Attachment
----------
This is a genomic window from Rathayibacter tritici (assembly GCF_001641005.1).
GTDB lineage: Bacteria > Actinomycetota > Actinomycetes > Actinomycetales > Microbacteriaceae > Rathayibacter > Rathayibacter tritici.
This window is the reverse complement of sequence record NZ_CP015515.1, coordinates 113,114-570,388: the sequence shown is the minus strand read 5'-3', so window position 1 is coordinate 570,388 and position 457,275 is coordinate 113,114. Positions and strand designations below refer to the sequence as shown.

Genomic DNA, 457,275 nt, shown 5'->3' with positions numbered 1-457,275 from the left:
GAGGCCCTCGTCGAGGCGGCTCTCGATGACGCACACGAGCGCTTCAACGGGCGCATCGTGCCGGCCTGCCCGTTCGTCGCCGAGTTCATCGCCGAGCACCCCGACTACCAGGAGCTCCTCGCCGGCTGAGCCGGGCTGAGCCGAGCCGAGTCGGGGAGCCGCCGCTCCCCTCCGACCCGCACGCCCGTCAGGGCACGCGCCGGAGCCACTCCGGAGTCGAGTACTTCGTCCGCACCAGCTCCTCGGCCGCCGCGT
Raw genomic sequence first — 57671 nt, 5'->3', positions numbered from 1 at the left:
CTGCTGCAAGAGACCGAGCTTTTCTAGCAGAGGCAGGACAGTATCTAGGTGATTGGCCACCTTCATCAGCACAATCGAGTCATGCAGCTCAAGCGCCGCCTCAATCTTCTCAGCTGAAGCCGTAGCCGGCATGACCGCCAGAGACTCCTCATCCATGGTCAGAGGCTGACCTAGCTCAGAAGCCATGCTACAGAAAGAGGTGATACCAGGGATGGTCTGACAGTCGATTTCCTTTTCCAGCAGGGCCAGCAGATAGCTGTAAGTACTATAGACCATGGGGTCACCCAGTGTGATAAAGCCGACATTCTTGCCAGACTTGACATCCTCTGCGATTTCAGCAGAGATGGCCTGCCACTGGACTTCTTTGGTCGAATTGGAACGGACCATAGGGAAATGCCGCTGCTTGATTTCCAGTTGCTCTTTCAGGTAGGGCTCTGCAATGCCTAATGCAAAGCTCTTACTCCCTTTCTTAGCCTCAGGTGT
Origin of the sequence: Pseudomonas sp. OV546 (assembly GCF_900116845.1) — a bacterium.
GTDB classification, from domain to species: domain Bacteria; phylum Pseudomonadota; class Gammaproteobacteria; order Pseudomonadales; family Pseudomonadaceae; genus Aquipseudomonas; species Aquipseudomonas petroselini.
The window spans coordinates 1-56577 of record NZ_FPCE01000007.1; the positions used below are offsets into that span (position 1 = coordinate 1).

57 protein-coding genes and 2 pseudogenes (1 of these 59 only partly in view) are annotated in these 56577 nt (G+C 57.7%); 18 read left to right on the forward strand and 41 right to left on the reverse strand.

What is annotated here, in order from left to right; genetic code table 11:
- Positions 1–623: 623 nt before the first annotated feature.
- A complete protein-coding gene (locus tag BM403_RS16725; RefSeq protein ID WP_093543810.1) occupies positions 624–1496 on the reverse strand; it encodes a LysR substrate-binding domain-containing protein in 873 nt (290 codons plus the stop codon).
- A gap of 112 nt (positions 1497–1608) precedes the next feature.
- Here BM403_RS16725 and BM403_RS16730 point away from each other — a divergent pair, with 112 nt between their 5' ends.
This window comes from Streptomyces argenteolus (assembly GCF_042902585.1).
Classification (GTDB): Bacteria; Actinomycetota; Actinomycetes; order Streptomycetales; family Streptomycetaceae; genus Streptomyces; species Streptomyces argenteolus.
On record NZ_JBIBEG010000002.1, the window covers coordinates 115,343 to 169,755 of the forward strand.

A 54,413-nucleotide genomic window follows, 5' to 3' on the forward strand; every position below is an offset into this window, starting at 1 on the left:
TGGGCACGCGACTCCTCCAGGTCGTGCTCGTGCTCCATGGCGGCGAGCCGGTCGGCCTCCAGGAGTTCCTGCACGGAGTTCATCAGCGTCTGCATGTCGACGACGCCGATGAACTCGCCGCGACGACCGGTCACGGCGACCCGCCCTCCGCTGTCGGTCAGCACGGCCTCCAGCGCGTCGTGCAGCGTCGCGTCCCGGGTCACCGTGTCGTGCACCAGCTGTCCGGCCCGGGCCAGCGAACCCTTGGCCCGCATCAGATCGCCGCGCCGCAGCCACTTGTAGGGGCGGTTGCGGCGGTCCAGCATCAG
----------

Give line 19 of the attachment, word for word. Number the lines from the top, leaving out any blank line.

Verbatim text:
On record NZ_JBIBEG010000002.1, the window covers coordinates 115,343 to 169,755 of the forward strand.